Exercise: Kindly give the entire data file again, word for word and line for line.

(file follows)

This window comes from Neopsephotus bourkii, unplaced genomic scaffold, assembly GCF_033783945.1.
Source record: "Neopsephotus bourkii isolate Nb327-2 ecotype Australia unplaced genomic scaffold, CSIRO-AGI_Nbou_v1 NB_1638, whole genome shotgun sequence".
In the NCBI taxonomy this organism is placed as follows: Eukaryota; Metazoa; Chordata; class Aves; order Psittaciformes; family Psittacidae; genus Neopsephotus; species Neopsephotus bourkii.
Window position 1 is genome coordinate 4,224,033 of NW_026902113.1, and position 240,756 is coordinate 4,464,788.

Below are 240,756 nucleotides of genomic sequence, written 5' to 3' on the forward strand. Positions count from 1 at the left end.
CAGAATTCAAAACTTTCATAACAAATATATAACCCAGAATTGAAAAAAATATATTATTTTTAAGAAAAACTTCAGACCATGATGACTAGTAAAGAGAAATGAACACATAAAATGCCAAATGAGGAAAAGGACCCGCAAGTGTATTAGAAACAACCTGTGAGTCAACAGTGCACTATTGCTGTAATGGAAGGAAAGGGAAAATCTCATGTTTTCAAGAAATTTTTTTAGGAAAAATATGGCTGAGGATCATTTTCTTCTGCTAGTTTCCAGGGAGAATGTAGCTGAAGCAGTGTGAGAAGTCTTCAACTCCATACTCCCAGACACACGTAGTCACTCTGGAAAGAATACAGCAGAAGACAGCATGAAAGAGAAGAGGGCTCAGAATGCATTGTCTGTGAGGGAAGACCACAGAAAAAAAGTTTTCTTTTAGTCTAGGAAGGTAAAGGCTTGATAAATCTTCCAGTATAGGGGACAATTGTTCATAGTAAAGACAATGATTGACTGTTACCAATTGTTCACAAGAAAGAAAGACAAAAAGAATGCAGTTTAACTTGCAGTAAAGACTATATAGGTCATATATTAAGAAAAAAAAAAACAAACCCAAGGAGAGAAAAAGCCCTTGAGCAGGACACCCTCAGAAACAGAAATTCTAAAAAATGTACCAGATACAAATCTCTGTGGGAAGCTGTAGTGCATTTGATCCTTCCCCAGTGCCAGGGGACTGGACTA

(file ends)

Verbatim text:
This window comes from Neopsephotus bourkii, unplaced genomic scaffold, assembly GCF_033783945.1.
Source record: "Neopsephotus bourkii isolate Nb327-2 ecotype Australia unplaced genomic scaffold, CSIRO-AGI_Nbou_v1 NB_1638, whole genome shotgun sequence".
In the NCBI taxonomy this organism is placed as follows: Eukaryota; Metazoa; Chordata; class Aves; order Psittaciformes; family Psittacidae; genus Neopsephotus; species Neopsephotus bourkii.
Window position 1 is genome coordinate 4,224,033 of NW_026902113.1, and position 240,756 is coordinate 4,464,788.

Below are 240,756 nucleotides of genomic sequence, written 5' to 3' on the forward strand. Positions count from 1 at the left end.
CAGAATTCAAAACTTTCATAACAAATATATAACCCAGAATTGAAAAAAATATATTATTTTTAAGAAAAACTTCAGACCATGATGACTAGTAAAGAGAAATGAACACATAAAATGCCAAATGAGGAAAAGGACCCGCAAGTGTATTAGAAACAACCTGTGAGTCAACAGTGCACTATTGCTGTAATGGAAGGAAAGGGAAAATCTCATGTTTTCAAGAAATTTTTTTAGGAAAAATATGGCTGAGGATCATTTTCTTCTGCTAGTTTCCAGGGAGAATGTAGCTGAAGCAGTGTGAGAAGTCTTCAACTCCATACTCCCAGACACACGTAGTCACTCTGGAAAGAATACAGCAGAAGACAGCATGAAAGAGAAGAGGGCTCAGAATGCATTGTCTGTGAGGGAAGACCACAGAAAAAAAGTTTTCTTTTAGTCTAGGAAGGTAAAGGCTTGATAAATCTTCCAGTATAGGGGACAATTGTTCATAGTAAAGACAATGATTGACTGTTACCAATTGTTCACAAGAAAGAAAGACAAAAAGAATGCAGTTTAACTTGCAGTAAAGACTATATAGGTCATATATTAAGAAAAAAAAAAACAAACCCAAGGAGAGAAAAAGCCCTTGAGCAGGACACCCTCAGAAACAGAAATTCTAAAAAATGTACCAGATACAAATCTCTGTGGGAAGCTGTAGTGCATTTGATCCTTCCCCAGTGCCAGGGGACTGGACTA